Three systems that verify people’s age with AI technology to prevent minors from being exposed to harmful content have been endorsed by Germany’s Commission for the Protection of Minors in the Media. EURACTIV Germany reports.
The commission is Germany’s central supervisory body for the protection of minors on private nationwide television and the internet.
These AI systems, which the body has given a positive rating, are trained by machine learning to assess a person’s age based on biometric characteristics.
“The fact that AI can now also be used for age verification and thus to protect children and young people from problematic content is an important, new step,” said the commission’s chairman, Marc Jan Eumann, in a press release last week (24 May )
According to Eumann, the use of AI in this area is a “milestone in the technical protection of children and young people in media.
The supervisory body has now positively assessed three different AI systems for age verification. These are the “facial age estimation” software, as well as the “Age Verification” and the “Yoti” software, which are being examined as possible age verification systems.
As a kind of safety mechanism for children who look older than they are, the child protection authority has determined a five-year “buffer”.
“Individuals must be recognized by the system as being at least 23 in order to gain access to 18+ rated content,” it said.
Another control feature stipulates that age verification cannot simply be bypassed using still images.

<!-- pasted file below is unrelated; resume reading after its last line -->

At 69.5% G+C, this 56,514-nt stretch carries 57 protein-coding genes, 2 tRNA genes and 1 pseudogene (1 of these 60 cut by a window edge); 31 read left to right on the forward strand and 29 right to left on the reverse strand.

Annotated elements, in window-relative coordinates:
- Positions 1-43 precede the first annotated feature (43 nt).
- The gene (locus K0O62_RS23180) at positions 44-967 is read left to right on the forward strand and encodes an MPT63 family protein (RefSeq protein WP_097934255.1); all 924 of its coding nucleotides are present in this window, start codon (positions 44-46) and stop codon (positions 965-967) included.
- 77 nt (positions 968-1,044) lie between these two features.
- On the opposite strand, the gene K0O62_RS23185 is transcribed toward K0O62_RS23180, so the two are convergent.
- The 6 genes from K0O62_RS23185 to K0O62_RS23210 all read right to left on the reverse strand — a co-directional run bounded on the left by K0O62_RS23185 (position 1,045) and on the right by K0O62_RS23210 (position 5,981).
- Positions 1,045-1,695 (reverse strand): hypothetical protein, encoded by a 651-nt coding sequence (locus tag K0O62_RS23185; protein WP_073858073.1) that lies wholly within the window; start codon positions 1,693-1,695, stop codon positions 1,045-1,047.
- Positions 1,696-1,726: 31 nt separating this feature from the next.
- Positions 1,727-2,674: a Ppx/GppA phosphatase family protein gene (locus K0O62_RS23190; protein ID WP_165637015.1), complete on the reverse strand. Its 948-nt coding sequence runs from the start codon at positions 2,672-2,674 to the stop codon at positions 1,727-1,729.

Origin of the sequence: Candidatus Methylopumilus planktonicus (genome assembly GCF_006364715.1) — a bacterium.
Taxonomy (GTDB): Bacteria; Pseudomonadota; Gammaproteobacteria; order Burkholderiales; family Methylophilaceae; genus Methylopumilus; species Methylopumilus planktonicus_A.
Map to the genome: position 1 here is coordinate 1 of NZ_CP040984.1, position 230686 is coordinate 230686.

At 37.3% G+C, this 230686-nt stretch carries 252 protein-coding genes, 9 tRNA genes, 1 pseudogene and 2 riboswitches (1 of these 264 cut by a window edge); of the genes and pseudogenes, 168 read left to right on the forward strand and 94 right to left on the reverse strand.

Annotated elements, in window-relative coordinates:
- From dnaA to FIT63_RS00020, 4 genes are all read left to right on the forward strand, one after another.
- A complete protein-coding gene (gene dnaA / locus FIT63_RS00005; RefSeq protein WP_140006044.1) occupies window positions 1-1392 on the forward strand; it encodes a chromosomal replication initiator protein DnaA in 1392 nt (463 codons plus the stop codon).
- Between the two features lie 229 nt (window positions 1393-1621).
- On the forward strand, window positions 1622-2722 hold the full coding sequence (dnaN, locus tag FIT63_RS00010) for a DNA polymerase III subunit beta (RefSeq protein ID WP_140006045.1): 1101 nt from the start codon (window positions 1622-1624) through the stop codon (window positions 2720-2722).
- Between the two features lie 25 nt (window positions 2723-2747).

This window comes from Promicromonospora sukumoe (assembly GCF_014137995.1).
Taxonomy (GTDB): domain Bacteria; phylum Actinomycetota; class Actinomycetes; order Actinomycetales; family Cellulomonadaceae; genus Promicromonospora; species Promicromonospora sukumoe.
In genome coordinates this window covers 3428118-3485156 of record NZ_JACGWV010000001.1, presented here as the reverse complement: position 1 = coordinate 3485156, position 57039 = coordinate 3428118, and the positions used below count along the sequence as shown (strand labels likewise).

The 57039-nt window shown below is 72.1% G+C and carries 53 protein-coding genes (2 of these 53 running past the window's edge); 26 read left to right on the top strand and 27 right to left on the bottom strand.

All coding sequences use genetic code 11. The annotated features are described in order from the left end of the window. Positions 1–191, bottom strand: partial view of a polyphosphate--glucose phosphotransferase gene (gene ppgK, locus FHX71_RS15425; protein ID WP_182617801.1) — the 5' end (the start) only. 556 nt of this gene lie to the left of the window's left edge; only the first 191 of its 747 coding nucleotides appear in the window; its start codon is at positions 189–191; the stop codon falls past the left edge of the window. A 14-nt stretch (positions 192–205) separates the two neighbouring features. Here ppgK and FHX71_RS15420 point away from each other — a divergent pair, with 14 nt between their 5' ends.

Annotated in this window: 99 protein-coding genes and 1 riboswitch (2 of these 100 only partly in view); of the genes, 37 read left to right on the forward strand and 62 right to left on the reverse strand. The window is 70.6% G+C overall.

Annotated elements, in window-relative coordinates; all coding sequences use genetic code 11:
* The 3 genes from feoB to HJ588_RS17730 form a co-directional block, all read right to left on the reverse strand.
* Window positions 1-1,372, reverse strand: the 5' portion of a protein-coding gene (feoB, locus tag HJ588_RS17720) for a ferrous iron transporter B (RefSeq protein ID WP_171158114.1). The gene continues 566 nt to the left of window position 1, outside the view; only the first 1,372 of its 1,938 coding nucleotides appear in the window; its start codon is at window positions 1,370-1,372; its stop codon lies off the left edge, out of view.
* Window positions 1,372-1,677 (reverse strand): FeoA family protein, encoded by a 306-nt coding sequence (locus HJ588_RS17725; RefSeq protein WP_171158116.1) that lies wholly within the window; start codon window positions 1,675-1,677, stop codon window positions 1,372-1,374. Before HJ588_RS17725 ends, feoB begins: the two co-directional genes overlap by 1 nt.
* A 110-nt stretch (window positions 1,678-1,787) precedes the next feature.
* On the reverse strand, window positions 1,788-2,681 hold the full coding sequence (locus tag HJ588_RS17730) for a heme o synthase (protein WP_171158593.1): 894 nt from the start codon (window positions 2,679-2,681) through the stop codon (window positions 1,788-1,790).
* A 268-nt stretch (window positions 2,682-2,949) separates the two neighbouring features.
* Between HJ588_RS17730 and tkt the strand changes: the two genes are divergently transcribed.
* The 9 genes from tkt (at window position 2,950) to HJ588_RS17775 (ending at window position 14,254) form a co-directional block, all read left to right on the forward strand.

The procedures for this auto-identification are being developed in constant consultation with regulators and security authorities, Rebekka Weiß, Head of Trust and Security at the digital association Bitkom, told EURACTIV.
“Digital identification has not only become much more efficient through such procedures but is also less prone to errors than human identification,” said Weiß.
According to the Interstate Treaty on the Protection of Minors in the Media, to which Germany’s sixteen Bundeslander have agreed, youth-endangering content may only be distributed in telemedia if the provider can ensure only adults can access it.
Therefore, Germany’s youth protection body is encouraging companies to review their youth media protection strategies and ensure they comply with legal requirements.
According to Maximilian Funke-Kaiser, digital policy spokesman of the liberal Free Democratic Party (FDP) in the German Bundestag, it should not be forgotten that age verification and the processing of data ensure data protection.
The responsible handling of biometric data is all the more important when involving children and young people. “The processing of personal data requires a legal basis and consent declared by the person with parental authority,” Funke-Kaiser told EURACTIV.
According to him, data collected in the context of age verification may in no way be used for commercial purposes.
In this context, the Audiovisual Media Services Directive obliges EU countries to take action to ensure adequate child protection since it entered into force in 2013.
This includes instruments for age verification which are supposed to be very strict, especially for pornography and violence.
According to the youth protection body, Germany has already made significant progress with its implementation, and other countries like France are also catching up.
[Edited by Oliver Noyan, Daniel Eck/Alice Taylor]